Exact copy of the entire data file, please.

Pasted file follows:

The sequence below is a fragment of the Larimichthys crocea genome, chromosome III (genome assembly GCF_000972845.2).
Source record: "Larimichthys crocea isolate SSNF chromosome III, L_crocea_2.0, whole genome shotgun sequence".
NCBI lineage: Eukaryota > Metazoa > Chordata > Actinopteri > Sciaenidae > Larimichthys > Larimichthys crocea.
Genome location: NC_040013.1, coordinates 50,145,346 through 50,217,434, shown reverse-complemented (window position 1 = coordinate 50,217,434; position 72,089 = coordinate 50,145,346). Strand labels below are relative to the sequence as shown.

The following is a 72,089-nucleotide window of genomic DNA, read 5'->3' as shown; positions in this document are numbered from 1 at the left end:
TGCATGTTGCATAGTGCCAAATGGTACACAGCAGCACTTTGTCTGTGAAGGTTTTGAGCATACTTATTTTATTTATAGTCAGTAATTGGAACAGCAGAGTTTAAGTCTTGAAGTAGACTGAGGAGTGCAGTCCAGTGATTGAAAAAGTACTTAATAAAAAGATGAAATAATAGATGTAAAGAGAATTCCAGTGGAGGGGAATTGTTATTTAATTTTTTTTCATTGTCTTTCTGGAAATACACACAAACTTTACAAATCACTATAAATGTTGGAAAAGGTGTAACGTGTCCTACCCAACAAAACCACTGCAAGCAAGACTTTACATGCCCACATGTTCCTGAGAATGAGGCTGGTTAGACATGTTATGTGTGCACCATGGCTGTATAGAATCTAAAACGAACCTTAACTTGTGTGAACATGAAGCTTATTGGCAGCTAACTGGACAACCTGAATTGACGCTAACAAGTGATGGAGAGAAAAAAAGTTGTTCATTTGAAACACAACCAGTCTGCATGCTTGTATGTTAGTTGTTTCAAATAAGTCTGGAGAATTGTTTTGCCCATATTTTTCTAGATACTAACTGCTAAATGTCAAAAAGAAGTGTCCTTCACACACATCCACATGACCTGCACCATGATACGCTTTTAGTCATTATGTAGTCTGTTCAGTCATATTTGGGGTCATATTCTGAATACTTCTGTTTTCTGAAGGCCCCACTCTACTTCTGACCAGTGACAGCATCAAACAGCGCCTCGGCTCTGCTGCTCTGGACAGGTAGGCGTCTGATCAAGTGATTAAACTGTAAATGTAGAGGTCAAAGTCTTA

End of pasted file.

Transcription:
The sequence below is a fragment of the Larimichthys crocea genome, chromosome III (genome assembly GCF_000972845.2).
Source record: "Larimichthys crocea isolate SSNF chromosome III, L_crocea_2.0, whole genome shotgun sequence".
NCBI lineage: Eukaryota > Metazoa > Chordata > Actinopteri > Sciaenidae > Larimichthys > Larimichthys crocea.
Genome location: NC_040013.1, coordinates 50,145,346 through 50,217,434, shown reverse-complemented (window position 1 = coordinate 50,217,434; position 72,089 = coordinate 50,145,346). Strand labels below are relative to the sequence as shown.

The following is a 72,089-nucleotide window of genomic DNA, read 5'->3' as shown; positions in this document are numbered from 1 at the left end:
TGCATGTTGCATAGTGCCAAATGGTACACAGCAGCACTTTGTCTGTGAAGGTTTTGAGCATACTTATTTTATTTATAGTCAGTAATTGGAACAGCAGAGTTTAAGTCTTGAAGTAGACTGAGGAGTGCAGTCCAGTGATTGAAAAAGTACTTAATAAAAAGATGAAATAATAGATGTAAAGAGAATTCCAGTGGAGGGGAATTGTTATTTAATTTTTTTTCATTGTCTTTCTGGAAATACACACAAACTTTACAAATCACTATAAATGTTGGAAAAGGTGTAACGTGTCCTACCCAACAAAACCACTGCAAGCAAGACTTTACATGCCCACATGTTCCTGAGAATGAGGCTGGTTAGACATGTTATGTGTGCACCATGGCTGTATAGAATCTAAAACGAACCTTAACTTGTGTGAACATGAAGCTTATTGGCAGCTAACTGGACAACCTGAATTGACGCTAACAAGTGATGGAGAGAAAAAAAGTTGTTCATTTGAAACACAACCAGTCTGCATGCTTGTATGTTAGTTGTTTCAAATAAGTCTGGAGAATTGTTTTGCCCATATTTTTCTAGATACTAACTGCTAAATGTCAAAAAGAAGTGTCCTTCACACACATCCACATGACCTGCACCATGATACGCTTTTAGTCATTATGTAGTCTGTTCAGTCATATTTGGGGTCATATTCTGAATACTTCTGTTTTCTGAAGGCCCCACTCTACTTCTGACCAGTGACAGCATCAAACAGCGCCTCGGCTCTGCTGCTCTGGACAGGTAGGCGTCTGATCAAGTGATTAAACTGTAAATGTAGAGGTCAAAGTCTTA